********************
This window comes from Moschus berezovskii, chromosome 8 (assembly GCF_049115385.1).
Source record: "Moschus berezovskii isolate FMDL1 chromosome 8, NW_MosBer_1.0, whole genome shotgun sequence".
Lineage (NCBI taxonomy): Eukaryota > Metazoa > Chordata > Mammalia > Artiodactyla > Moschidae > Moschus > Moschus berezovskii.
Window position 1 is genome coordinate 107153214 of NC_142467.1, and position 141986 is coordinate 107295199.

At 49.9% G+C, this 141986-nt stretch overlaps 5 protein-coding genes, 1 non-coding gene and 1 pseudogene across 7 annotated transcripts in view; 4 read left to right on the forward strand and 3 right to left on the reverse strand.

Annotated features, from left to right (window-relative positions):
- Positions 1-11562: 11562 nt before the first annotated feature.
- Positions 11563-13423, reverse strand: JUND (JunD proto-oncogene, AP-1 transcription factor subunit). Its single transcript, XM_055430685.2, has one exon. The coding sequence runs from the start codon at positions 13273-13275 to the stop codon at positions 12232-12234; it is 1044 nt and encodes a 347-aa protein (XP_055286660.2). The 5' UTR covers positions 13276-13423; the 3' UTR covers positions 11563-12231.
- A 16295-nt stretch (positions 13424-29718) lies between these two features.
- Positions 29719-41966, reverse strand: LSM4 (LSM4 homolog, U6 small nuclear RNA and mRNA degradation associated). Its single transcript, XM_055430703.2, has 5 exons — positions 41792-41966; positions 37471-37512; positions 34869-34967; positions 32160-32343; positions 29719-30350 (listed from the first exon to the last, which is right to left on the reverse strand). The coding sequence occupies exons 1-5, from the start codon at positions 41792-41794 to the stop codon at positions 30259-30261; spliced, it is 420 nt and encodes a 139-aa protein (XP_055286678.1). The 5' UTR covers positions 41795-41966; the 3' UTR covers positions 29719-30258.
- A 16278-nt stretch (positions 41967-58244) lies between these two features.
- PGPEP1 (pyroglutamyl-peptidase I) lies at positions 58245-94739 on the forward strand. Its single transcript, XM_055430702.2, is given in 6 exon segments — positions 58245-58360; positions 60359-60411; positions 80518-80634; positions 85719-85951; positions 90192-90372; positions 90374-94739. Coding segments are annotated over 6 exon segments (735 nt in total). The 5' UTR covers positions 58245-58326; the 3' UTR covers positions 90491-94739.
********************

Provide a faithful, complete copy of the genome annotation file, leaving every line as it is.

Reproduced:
This window comes from Moschus berezovskii, chromosome 8 (assembly GCF_049115385.1).
Source record: "Moschus berezovskii isolate FMDL1 chromosome 8, NW_MosBer_1.0, whole genome shotgun sequence".
Lineage (NCBI taxonomy): Eukaryota > Metazoa > Chordata > Mammalia > Artiodactyla > Moschidae > Moschus > Moschus berezovskii.
Window position 1 is genome coordinate 107153214 of NC_142467.1, and position 141986 is coordinate 107295199.

At 49.9% G+C, this 141986-nt stretch overlaps 5 protein-coding genes, 1 non-coding gene and 1 pseudogene across 7 annotated transcripts in view; 4 read left to right on the forward strand and 3 right to left on the reverse strand.

Annotated features, from left to right (window-relative positions):
- Positions 1-11562: 11562 nt before the first annotated feature.
- Positions 11563-13423, reverse strand: JUND (JunD proto-oncogene, AP-1 transcription factor subunit). Its single transcript, XM_055430685.2, has one exon. The coding sequence runs from the start codon at positions 13273-13275 to the stop codon at positions 12232-12234; it is 1044 nt and encodes a 347-aa protein (XP_055286660.2). The 5' UTR covers positions 13276-13423; the 3' UTR covers positions 11563-12231.
- A 16295-nt stretch (positions 13424-29718) lies between these two features.
- Positions 29719-41966, reverse strand: LSM4 (LSM4 homolog, U6 small nuclear RNA and mRNA degradation associated). Its single transcript, XM_055430703.2, has 5 exons — positions 41792-41966; positions 37471-37512; positions 34869-34967; positions 32160-32343; positions 29719-30350 (listed from the first exon to the last, which is right to left on the reverse strand). The coding sequence occupies exons 1-5, from the start codon at positions 41792-41794 to the stop codon at positions 30259-30261; spliced, it is 420 nt and encodes a 139-aa protein (XP_055286678.1). The 5' UTR covers positions 41795-41966; the 3' UTR covers positions 29719-30258.
- A 16278-nt stretch (positions 41967-58244) lies between these two features.
- PGPEP1 (pyroglutamyl-peptidase I) lies at positions 58245-94739 on the forward strand. Its single transcript, XM_055430702.2, is given in 6 exon segments — positions 58245-58360; positions 60359-60411; positions 80518-80634; positions 85719-85951; positions 90192-90372; positions 90374-94739. Coding segments are annotated over 6 exon segments (735 nt in total). The 5' UTR covers positions 58245-58326; the 3' UTR covers positions 90491-94739.